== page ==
It is the wedding at Cana all over again. It really is.
Everyone is celebrating. The crowds are excited and hopeful. And behind the scenes, the apostles are dealing with a crisis.
Mary sees both: the celebration and the building crisis. And she intervenes.
Right now, we are gearing up for a celebration. In September, the church will come together to celebrate the beauty of the domestic church (the family) and the sacrament of marriage. And it should be a time of celebration. A time of hope. A time of gratitude and praise for the gifts we have in marriage and family.
The event is bookended by the synods on the family, where the apostles gather together. A crisis threatens marriage, and the Blessed Mother steps into their midst. “My Son, they have no wine.” She seems to be saying it again.
The fundamental building block of our society is crumbling, and the whole thing is about to collapse. It will all come to a screeching halt — this celebration of marriage and family — if something doesn’t happen.
What does it mean to run out of wine today? We see it in the proliferation of pornography, the commonplace use of artificial contraception, the growing number of babies conceived through in vitro fertilization — a process that claims the lives of five to 10 embryos with every cycle of IVF.
The wine runs out as we see our young people sexualized at earlier and earlier ages, as young women are objectified, as the unborn are sacrificed on the altar of our agendas, our pre-conceived plans, our ideas about the future.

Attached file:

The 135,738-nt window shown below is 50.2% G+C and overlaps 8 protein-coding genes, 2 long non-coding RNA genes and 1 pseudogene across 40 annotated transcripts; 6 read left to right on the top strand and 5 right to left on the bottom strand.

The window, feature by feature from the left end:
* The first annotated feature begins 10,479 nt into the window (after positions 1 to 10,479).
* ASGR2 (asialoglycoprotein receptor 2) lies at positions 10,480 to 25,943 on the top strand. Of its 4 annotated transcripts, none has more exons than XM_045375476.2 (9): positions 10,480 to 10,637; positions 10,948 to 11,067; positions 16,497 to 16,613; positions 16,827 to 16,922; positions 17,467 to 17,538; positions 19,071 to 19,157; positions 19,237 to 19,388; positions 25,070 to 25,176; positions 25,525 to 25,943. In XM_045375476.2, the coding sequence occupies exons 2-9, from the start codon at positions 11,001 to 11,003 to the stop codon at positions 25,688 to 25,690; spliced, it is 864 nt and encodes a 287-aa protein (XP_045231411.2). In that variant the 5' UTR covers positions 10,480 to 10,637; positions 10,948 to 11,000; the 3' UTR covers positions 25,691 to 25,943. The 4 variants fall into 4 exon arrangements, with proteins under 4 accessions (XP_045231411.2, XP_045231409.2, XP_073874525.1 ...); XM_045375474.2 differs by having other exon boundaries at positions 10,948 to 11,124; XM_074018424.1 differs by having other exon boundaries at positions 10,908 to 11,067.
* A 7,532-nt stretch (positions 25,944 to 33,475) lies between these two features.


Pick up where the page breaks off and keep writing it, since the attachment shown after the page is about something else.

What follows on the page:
The wine runs out when couples stop working at marriage, stop dating each other, stop putting faith and family at the top of the list.
The wine runs out when men and women stop advocating for marriage and new life, when those advocating for marriage are advocating a completely different reality than the church has ever held.
The wine runs out when society tells the church what a sacrament should be, which lives should be protected, when a marriage is over.
Celebration and crisis
My son, they have no wine.
And yet, the celebration goes on — as it should, because marriage and family are worth celebrating. No need to throw our hands into the air and give up. Our Lady has proven that she cares about marriage, and she even cares about the celebrations that surround it.
She intercedes, and her son acts.
We are living in the moment between celebration and disaster. The bishops see how fragile the family is in modern culture. They have heard Our Lady speak. They have been given the directive to do whatever he says.
It is an odd place to be, standing here, seeing it all. The celebration coming in September, so like the wedding at Cana.
The synods on the family, so like the moment when Our Lady speaks and our Lord acts.
Celebration and crisis.
The water and wine of grace. And the reality of outside forces.
This could be our finest hour. This could be the beginning of a worldwide ministry to the family. It began at the Cana wedding. Our Lord’s public ministry. The miraculous intervention. The pairing of the Sacred Heart and the Immaculate Heart.
In my darker moments, I see only the approaching crisis. People building hasty marriages. Efforts to redefine marriage. Decisions to discard marriages like they were last year’s fashion statement.
The domestic church is in trouble and the answers won’t be easy. The answers may even require something miraculous.
But we have been here before.
It’s time to rise up. Some things are worth protecting, defining, defending and salvaging. And once again, water can turn into wine. The celebration will continue.
And the church will lead the way because she has received the mandate: Do whatever he tells you.
Let the church be the church.
Pray for the apostles.
And expect a miracle.